The financials are modeled at a much greater level of detail than merited by the accuracy of the hard data available for the model to be based upon.  For example, a key variable in any such forecast is market size – but the concept of the market is always more complex, with many blurred lines, than such analyses can handle.

In any standard NPV analysis typically only 20% or less of the calculated financial value of the strategy is generated in the first five years – 80% or more comes in the period that begins five hence.  Yet companies struggle to budget accurately for just one year out.

It is not the purpose of this detailed financial forecasting to add insight or test the original intuition.  Typically it is only the ingenuity of the financial modelers that is tested.

Despite awareness of the deficiencies in the forecasting method, such forecasts are still the principal means of justifying a particular strategy.  Comfort is gained from the semblance of rigour given to the process of turning a rough hunch – if it sounds about right to others – into a hard financial forecast that can be tweaked to pass hurdle rates.

The positive result is deemed evidence of the strategy’s correctness.   As a result, the forecasting exercise dangerously adds confidence to those championing the suggested strategy, reducing the likelihood of criticisms being acknowledged and alternatives being considered.

The need for New Rules

As the above section highlights, strategy development is typically seen as an analytical exercise.  The web sites of leading consultancies all eulogize about fact-based decision-making or rigorous analysis.  And business schools educate students by teaching them to apply analytical techniques in case-based (i.e. analogical) contexts.

On the face of it, what strategists can learn from behavioural economics would appear to be supportive of this paradigm.  Bias thrives when there are no facts, just myths, views and beliefs.  What could be more valuable than collecting data and analyzing it so that judgments are made on evidence and not opinion?

To some degree this is the case.  Strategy development needs to start with a complete understanding of the current situation and analyses can deliver that.  But strategy is about the future and the future is unwritten – there are no facts for analyses to be built on, merely assumptions.  And, analysis-based (and, for that matter, analogy-based) predictions are limited in their accuracy.  But the supposed rigour with which they have been assembled blinds people to this weakness.  The result is far greater confidence in the prediction than there is validity.

We believe a far more important learning from behavioural economics is that the analytical paradigm of strategy development has very significant limitations and these limitations are not as widely acknowledged as they should be.

This is not to say that structured analytical approaches have no part in the strategy development process (over and above the value of delivering a thorough understanding of the truth about the past, as described above).  But it requires a different mindset because it is the process that is valuable rather than the answer generated.  If the focus is on the answer, the likelihood is that analysis is shaped to justify intuitions.  If the focus is on the process, there is a far greater chance that intuitions become informed by the analysis.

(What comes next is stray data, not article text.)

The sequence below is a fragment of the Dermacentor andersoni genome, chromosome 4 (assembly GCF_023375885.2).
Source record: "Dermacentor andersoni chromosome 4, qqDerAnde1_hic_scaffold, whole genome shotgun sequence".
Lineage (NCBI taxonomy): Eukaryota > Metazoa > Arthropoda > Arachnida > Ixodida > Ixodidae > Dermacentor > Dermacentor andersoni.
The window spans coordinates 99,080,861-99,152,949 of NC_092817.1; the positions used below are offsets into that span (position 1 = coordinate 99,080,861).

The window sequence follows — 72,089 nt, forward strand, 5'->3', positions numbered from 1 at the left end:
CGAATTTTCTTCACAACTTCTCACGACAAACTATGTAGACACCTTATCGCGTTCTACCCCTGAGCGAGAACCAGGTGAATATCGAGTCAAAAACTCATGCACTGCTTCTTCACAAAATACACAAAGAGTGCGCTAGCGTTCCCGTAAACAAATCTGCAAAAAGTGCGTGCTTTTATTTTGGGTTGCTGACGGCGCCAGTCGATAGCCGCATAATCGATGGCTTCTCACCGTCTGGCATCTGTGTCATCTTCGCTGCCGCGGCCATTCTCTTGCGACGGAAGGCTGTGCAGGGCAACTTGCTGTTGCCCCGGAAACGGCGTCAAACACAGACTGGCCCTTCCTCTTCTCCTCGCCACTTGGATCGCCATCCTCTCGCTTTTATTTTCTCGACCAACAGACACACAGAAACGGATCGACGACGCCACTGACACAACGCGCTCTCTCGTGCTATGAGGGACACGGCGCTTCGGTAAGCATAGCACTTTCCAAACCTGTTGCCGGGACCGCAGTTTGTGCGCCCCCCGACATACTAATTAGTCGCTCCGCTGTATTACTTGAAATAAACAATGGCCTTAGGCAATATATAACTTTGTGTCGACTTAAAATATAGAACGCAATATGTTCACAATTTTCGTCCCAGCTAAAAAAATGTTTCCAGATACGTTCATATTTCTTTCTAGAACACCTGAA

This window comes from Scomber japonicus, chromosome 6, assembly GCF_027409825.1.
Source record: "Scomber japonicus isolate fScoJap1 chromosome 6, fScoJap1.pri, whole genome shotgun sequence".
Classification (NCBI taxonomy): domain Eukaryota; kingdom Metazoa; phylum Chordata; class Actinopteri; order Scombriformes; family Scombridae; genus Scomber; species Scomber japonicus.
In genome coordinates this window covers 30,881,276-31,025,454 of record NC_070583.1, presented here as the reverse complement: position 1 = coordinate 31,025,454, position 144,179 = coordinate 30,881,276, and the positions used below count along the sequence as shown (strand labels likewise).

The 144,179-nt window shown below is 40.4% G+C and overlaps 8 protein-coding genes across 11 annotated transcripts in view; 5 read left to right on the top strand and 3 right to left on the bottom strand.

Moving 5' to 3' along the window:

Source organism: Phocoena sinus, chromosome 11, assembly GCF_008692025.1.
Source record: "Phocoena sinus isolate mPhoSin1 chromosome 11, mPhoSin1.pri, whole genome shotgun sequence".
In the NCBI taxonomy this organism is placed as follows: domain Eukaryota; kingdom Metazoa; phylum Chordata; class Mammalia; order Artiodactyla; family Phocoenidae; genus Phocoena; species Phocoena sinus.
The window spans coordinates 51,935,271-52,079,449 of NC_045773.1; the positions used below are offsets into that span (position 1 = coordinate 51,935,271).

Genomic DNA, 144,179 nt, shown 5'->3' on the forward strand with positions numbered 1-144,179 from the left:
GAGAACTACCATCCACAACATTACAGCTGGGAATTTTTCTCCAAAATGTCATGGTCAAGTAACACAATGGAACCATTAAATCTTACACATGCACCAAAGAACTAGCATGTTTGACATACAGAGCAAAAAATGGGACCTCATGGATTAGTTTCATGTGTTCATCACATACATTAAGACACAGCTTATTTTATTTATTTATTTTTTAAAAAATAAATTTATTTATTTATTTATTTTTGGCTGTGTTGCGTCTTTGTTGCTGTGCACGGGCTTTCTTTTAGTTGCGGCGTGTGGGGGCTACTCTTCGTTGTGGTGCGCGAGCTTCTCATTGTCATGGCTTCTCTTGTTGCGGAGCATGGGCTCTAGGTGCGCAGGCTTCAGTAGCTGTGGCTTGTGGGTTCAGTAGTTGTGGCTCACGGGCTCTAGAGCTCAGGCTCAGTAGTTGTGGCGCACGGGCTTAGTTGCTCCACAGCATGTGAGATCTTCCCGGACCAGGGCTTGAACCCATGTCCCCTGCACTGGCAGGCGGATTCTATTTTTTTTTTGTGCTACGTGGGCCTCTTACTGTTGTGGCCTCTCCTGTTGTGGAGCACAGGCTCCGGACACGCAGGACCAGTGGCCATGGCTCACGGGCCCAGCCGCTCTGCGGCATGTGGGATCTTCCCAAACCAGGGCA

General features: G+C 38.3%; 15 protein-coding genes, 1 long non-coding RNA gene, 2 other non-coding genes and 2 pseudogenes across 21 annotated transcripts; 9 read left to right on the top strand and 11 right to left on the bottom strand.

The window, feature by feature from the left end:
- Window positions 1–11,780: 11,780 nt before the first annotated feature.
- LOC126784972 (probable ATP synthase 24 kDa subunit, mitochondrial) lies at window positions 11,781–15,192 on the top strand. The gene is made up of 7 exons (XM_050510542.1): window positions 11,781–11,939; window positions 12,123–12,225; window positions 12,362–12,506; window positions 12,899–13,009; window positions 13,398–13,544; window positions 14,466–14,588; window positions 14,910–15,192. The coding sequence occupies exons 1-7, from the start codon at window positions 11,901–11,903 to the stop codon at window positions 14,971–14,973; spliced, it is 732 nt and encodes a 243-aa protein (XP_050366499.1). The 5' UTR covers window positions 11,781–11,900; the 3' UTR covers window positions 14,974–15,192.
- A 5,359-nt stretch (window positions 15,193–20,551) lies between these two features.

Ultimately all decisions where there is uncertainty rely on intuition.  It is far better for those intuitions to develop through a process of discovery than for them to be pre-conceived and justified by the flexibility inherent in assumptions about variables that the analytical process requires to produce an answer.

Rather than using analysis to pretend that uncertainty doesn’t exist, we believe a more fruitful approach is to accept it and seek to reduce it – make uncertainty management a key plank of strategy development.  This involves techniques such as scenario planning and assumption management.    Such an approach also requires a ‘crawl, walk, run’ mentality to entering new areas (where uncertainty is greatest) rather than attempting to sprint from the off to generate returns as quickly as possible.  Central to this are stage gate processes for investment approval and Monte Carlo simulations to show the uncertainty inherent at each stage.  And these are particularly important when looking for the next big thing, a discipline that businesses need to avoid the downward spiral introduced by omission bias.

Furthermore flexibility needs to be incorporated into strategy development.  Strategy is about placing bets and it is not possible to delay placing them until certainty prevails (because it never will).  But there needs to be an acceptance that the decisions made will often be sub-optimal.  And rather than going ‘all-in’ organizations need to retain the capacity to change direction by keeping in mind alternative (and potentially conflicting) courses of action to that being followed, all while giving the existing strategy the commitment required to give it the best chance of success.